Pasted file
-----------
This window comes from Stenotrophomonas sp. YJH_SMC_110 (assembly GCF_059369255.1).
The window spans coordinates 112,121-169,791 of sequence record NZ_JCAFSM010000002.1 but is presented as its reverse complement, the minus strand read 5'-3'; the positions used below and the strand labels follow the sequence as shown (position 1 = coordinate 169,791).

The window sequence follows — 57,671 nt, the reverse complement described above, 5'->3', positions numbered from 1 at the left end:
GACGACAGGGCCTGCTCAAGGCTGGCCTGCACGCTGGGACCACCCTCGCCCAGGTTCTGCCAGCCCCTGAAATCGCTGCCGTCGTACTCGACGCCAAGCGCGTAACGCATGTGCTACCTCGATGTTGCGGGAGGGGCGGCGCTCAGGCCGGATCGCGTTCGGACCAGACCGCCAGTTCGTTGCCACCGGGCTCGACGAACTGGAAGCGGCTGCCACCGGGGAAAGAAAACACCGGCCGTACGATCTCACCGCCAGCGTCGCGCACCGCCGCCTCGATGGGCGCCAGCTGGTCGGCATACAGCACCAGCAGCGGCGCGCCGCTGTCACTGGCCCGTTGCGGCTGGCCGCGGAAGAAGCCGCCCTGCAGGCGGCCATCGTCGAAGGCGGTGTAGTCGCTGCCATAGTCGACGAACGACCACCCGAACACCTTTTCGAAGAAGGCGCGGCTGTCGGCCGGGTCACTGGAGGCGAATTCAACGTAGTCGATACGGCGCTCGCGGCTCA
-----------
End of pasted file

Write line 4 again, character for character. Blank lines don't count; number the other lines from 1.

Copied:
GACGACAGGGCCTGCTCAAGGCTGGCCTGCACGCTGGGACCACCCTCGCCCAGGTTCTGCCAGCCCCTGAAATCGCTGCCGTCGTACTCGACGCCAAGCGCGTAACGCATGTGCTACCTCGATGTTGCGGGAGGGGCGGCGCTCAGGCCGGATCGCGTTCGGACCAGACCGCCAGTTCGTTGCCACCGGGCTCGACGAACTGGAAGCGGCTGCCACCGGGGAAAGAAAACACCGGCCGTACGATCTCACCGCCAGCGTCGCGCACCGCCGCCTCGATGGGCGCCAGCTGGTCGGCATACAGCACCAGCAGCGGCGCGCCGCTGTCACTGGCCCGTTGCGGCTGGCCGCGGAAGAAGCCGCCCTGCAGGCGGCCATCGTCGAAGGCGGTGTAGTCGCTGCCATAGTCGACGAACGACCACCCGAACACCTTTTCGAAGAAGGCGCGGCTGTCGGCCGGGTCACTGGAGGCGAATTCAACGTAGTCGATACGGCGCTCGCGGCTCA